OK'd raise for military less than expected

Federal Workers

October 06, 2006|By Melissa Harris

The record $533 billion defense spending bill approved by Congress late last week includes the smallest raise for the military in more than a decade, 2.2 percent, which is less than the amount being considered for civilian federal workers, including those at the Defense Department.

Before recessing to campaign for midterm elections, Congress failed to pass the Treasury spending bill, the piece of the legislation that usually includes pay raises for white-collar workers.

The unfinished Treasury bill includes a 2.7 percent raise for civilian personnel, which matches the raise the House had planned to give military employees in its original version of the defense spending bill.

Combined, the two offered "pay parity," a long-standing principle of awarding the military, their civilian support staff and any other federal workers the same raise.

The House eventually settled with the Senate on the 2.2 percent raise for the military in the defense bill. That could mean that civilians' pay increase will be similarly reduced when the Treasury bill comes up for consideration. No one knows when that will be.

"Given that our troops are currently making many sacrifices, we thought Congress ought to be able to do a bit better," said Steven Strobridge, director of government relations for the Military Officers Association of America. "Unfortunately, Congress thought otherwise."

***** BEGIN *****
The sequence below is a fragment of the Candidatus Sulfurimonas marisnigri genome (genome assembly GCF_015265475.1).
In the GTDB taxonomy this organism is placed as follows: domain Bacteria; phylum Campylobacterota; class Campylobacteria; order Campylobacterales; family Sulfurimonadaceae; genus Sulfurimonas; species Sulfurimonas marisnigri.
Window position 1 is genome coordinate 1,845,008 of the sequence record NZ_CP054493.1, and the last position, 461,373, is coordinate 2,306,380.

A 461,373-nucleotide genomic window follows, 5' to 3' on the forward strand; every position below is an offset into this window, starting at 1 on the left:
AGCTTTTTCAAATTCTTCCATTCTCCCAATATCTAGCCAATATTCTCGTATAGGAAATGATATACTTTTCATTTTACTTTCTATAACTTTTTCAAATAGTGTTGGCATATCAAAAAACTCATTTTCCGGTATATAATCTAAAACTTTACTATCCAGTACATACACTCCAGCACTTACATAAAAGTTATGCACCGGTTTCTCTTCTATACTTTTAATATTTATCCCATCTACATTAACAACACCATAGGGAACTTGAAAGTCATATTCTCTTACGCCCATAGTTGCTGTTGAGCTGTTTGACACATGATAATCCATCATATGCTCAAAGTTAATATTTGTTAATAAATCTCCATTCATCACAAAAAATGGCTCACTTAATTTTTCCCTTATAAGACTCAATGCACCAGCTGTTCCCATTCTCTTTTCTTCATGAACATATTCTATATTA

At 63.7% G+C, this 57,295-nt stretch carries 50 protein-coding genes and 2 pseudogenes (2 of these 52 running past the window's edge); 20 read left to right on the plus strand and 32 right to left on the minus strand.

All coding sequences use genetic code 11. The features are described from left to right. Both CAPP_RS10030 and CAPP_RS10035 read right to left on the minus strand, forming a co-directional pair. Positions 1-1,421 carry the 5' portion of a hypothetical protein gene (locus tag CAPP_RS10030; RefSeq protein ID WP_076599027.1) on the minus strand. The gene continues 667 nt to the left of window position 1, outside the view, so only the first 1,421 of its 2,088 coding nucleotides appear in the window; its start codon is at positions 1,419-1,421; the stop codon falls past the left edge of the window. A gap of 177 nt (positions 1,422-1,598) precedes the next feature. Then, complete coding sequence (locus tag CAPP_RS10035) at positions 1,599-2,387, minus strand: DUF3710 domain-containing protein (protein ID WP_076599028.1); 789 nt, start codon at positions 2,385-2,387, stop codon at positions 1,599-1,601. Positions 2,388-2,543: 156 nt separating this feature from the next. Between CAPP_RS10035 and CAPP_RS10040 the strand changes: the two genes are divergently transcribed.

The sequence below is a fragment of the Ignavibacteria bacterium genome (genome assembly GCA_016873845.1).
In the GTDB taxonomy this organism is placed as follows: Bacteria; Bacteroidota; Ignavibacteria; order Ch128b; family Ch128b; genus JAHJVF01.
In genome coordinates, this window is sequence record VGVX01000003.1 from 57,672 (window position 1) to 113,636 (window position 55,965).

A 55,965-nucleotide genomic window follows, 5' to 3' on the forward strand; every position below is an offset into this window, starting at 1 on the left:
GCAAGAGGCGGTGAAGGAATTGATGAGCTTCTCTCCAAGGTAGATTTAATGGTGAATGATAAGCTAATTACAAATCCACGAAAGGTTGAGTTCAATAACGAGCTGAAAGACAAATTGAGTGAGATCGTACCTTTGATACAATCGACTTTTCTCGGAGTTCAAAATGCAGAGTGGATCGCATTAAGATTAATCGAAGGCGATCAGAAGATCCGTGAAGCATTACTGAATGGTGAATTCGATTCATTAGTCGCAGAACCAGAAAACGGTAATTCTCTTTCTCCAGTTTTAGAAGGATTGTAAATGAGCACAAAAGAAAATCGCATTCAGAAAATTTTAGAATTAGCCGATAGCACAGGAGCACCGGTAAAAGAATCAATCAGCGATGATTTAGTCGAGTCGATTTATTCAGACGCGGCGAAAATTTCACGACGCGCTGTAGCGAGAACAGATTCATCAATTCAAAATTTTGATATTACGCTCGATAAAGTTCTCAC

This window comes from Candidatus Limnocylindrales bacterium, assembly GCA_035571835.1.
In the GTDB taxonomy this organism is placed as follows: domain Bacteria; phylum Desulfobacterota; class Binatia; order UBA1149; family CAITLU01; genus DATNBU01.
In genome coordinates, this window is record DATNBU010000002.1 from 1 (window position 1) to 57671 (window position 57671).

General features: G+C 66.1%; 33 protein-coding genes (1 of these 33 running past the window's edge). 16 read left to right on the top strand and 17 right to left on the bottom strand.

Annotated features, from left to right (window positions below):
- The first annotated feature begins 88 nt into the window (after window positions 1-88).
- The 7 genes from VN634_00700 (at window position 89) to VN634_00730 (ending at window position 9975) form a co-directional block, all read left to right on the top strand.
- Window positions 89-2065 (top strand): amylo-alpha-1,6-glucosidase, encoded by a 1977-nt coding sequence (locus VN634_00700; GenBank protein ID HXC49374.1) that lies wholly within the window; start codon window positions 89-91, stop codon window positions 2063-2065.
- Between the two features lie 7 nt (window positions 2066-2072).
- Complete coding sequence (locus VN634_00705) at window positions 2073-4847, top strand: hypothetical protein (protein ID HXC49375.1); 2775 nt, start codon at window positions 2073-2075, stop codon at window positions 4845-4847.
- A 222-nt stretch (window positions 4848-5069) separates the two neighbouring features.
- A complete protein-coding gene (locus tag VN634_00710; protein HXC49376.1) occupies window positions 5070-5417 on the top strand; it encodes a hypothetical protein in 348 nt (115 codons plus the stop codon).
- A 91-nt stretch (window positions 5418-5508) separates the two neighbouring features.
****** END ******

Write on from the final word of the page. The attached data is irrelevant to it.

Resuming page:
In a statement Colleen M. Kelley, president of the National Treasury Employees Union, called the military raise "a shameful decision during a time of war."

Congress also:

Blocked a Defense Department proposal to raise health care fees and deductibles for its 3.1 million retirees younger than 65 and for their dependents, along with co-pays for prescription drugs for all retirees. A task force has been formed to research the issue.

Authorized bonuses for the recruitment and retention of military medical personnel, including scholarships to send GIs to medical school.

A politically charged debate over whether military chaplains could use the word Jesus and other faith-specific phrases in prayers briefly stalled passage of the spending bill.

The Navy and Air Force instituted policies this year requiring chaplains to use more general prayers that would be accepted by a broader group of faiths at mandatory and public events, such as ship christenings.

House and Senate negotiators suspended those policies pending committee hearings on the issue after the election.

Locally, the spending bill delivered more than $1 billion in contracts and military spending to the Baltimore area, according to Sen. Barbara A. Mikulski's office.

On-base highlights include:

$1 million for the Fort Meade Fire Department to purchase new trucks.

$3.9 million for Fort Meade's Project Ancile, a program that is designing systems to protect U.S. government buildings from attack.

$3.25 million for a facility at Aberdeen Proving Ground that would enable the Army to test helicopters while they are in the air but without the engine running.

A more complete listing of the projects can be found at www.mikulski.senate.gov under "News Room."

The writer welcomes your comments and feedback. She can be reached at melissa.harris@baltsun.com or 410-715-2885. Recent columns can be read at www.baltimoresun.com/federal.

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